These monitoring activities are distinct from the requirement for study review and approval by an Institutional review Board (IRB).  For details about the Policy for the NCI for Data and Safety Monitoring of Clinical trials, go to http://deainfo.nci.nih.gov/grantspolicies/datasafety.htm.  For Phase I and II clinical trials, investigators must submit a general description of the data and safety-monitoring plan as part of the research application.  See the NIH Guide Notice on “Further Guidance on a Data and Safety Monitoring for Phase I and II Trials” for additional information at http://grants.nih.gov/grants/guide/notice-files/NOT-OD-00-038.html.  Information concerning essential elements of data safety monitoring plans for clinical trials funded by the NCI is available at http://www.cancer.gov/clinical_trials/.

The Headquarters or BDMC must provide to the NCI/DIB/CIP Program Director quarterly appropriate update information for all protocols under development.  This information should include the targeted timeline established for the development of each protocol, the current status of the protocol, and plans to assist the protocol development team in reaching their goal if appropriate.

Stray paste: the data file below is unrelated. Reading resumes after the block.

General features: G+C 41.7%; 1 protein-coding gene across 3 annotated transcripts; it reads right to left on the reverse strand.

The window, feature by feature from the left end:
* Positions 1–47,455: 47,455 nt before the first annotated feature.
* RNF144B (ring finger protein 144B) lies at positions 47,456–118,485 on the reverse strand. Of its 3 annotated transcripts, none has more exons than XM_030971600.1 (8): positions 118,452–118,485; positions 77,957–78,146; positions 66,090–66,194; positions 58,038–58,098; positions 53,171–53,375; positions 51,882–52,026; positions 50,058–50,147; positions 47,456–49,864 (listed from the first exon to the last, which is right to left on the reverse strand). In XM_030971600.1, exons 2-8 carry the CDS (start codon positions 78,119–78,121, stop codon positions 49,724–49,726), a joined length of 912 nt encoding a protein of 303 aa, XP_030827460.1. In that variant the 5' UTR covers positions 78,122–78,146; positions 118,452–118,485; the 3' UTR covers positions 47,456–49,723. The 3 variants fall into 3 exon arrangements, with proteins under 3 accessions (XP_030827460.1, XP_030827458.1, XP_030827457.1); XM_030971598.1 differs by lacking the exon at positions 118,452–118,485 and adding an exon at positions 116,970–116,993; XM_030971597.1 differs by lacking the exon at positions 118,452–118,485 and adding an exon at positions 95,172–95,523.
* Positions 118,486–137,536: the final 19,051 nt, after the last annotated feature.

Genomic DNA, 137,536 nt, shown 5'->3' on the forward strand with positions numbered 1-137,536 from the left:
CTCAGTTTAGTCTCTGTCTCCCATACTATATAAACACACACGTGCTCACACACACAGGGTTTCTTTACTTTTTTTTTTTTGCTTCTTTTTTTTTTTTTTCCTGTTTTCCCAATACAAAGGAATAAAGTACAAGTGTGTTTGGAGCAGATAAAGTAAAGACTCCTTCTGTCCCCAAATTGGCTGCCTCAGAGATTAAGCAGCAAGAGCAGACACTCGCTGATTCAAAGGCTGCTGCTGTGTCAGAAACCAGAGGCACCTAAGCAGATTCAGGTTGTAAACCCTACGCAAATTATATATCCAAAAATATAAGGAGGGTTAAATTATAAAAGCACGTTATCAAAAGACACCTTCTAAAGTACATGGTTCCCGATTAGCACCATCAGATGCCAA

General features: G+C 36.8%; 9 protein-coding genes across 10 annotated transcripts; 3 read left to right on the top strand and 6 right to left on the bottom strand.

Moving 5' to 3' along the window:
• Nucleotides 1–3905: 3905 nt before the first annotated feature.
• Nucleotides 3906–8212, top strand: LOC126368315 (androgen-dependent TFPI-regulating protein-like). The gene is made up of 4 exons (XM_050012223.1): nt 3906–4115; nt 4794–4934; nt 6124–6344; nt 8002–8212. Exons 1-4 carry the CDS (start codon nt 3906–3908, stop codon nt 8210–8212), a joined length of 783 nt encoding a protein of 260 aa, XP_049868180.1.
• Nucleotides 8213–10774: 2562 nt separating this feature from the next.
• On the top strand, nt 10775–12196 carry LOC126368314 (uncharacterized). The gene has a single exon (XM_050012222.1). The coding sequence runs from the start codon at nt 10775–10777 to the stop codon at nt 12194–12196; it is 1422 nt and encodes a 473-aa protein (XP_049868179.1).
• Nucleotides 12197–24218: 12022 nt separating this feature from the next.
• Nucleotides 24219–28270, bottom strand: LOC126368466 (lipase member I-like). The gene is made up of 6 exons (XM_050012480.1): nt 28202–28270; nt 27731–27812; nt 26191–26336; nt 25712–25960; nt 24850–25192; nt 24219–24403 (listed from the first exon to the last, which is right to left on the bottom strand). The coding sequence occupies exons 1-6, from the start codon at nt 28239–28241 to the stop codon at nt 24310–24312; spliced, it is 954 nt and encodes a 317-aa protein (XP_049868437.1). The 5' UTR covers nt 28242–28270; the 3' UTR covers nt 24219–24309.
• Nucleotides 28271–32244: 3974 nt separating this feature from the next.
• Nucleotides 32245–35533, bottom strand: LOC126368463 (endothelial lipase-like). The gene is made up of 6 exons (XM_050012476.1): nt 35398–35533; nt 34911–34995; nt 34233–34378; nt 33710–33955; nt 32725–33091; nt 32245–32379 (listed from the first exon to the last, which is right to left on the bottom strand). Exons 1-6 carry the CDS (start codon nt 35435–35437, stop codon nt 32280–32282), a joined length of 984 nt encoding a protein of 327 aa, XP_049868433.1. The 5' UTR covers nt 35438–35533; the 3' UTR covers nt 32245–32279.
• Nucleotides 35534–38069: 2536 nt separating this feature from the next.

Interim reports of each activated and ongoing study shall appear in the minutes of each Network meeting and shall include specific data on patient accrual as well as, when appropriate, detailed reports of imaging and treatment-associated morbidity.  The Headquarters or BDMC must provide quarterly accrual information as appropriate to the Program Director, DIB, CIP, for all active studies.  A system for providing such information in a timely manner should be in place.  Participants must provide accrual data to the Network in accordance with Network procedures.